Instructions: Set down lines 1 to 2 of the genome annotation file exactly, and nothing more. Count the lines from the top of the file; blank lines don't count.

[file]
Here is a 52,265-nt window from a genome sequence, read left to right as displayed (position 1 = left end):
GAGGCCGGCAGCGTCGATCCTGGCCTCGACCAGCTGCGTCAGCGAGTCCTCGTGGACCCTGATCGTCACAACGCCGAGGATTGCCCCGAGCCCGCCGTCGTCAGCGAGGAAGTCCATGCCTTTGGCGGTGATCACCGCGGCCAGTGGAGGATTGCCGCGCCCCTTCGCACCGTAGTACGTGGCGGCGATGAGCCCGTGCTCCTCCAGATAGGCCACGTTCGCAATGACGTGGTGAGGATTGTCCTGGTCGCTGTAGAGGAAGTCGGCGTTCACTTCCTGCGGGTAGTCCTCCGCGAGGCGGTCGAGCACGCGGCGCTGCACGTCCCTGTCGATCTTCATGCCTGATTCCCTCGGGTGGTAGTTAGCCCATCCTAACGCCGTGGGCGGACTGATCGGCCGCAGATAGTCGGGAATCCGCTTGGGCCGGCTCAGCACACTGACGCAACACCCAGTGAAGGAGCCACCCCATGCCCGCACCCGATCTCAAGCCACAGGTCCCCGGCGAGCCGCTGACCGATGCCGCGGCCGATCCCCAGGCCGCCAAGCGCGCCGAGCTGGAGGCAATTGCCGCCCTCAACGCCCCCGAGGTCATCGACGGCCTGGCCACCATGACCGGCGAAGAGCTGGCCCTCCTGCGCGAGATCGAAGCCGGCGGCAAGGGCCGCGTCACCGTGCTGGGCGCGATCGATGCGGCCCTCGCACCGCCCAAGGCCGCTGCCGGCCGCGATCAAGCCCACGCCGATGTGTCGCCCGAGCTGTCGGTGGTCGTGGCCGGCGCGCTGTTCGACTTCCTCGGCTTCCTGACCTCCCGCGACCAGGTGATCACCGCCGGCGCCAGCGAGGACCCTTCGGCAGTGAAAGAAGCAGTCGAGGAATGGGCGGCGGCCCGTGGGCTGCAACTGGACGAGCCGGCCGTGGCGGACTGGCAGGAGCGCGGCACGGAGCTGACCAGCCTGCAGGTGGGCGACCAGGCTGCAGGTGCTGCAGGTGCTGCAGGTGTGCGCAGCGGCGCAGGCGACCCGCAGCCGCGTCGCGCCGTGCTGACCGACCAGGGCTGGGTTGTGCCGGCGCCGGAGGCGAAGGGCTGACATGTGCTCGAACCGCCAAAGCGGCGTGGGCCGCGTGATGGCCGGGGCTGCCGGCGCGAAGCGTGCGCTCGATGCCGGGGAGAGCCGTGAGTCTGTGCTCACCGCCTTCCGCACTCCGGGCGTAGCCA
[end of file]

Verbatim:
Here is a 52,265-nt window from a genome sequence, read left to right as displayed (position 1 = left end):
GAGGCCGGCAGCGTCGATCCTGGCCTCGACCAGCTGCGTCAGCGAGTCCTCGTGGACCCTGATCGTCACAACGCCGAGGATTGCCCCGAGCCCGCCGTCGTCAGCGAGGAAGTCCATGCCTTTGGCGGTGATCACCGCGGCCAGTGGAGGATTGCCGCGCCCCTTCGCACCGTAGTACGTGGCGGCGATGAGCCCGTGCTCCTCCAGATAGGCCACGTTCGCAATGACGTGGTGAGGATTGTCCTGGTCGCTGTAGAGGAAGTCGGCGTTCACTTCCTGCGGGTAGTCCTCCGCGAGGCGGTCGAGCACGCGGCGCTGCACGTCCCTGTCGATCTTCATGCCTGATTCCCTCGGGTGGTAGTTAGCCCATCCTAACGCCGTGGGCGGACTGATCGGCCGCAGATAGTCGGGAATCCGCTTGGGCCGGCTCAGCACACTGACGCAACACCCAGTGAAGGAGCCACCCCATGCCCGCACCCGATCTCAAGCCACAGGTCCCCGGCGAGCCGCTGACCGATGCCGCGGCCGATCCCCAGGCCGCCAAGCGCGCCGAGCTGGAGGCAATTGCCGCCCTCAACGCCCCCGAGGTCATCGACGGCCTGGCCACCATGACCGGCGAAGAGCTGGCCCTCCTGCGCGAGATCGAAGCCGGCGGCAAGGGCCGCGTCACCGTGCTGGGCGCGATCGATGCGGCCCTCGCACCGCCCAAGGCCGCTGCCGGCCGCGATCAAGCCCACGCCGATGTGTCGCCCGAGCTGTCGGTGGTCGTGGCCGGCGCGCTGTTCGACTTCCTCGGCTTCCTGACCTCCCGCGACCAGGTGATCACCGCCGGCGCCAGCGAGGACCCTTCGGCAGTGAAAGAAGCAGTCGAGGAATGGGCGGCGGCCCGTGGGCTGCAACTGGACGAGCCGGCCGTGGCGGACTGGCAGGAGCGCGGCACGGAGCTGACCAGCCTGCAGGTGGGCGACCAGGCTGCAGGTGCTGCAGGTGCTGCAGGTGTGCGCAGCGGCGCAGGCGACCCGCAGCCGCGTCGCGCCGTGCTGACCGACCAGGGCTGGGTTGTGCCGGCGCCGGAGGCGAAGGGCTGACATGTGCTCGAACCGCCAAAGCGGCGTGGGCCGCGTGATGGCCGGGGCTGCCGGCGCGAAGCGTGCGCTCGATGCCGGGGAGAGCCGTGAGTCTGTGCTCACCGCCTTCCGCACTCCGGGCGTAGCCA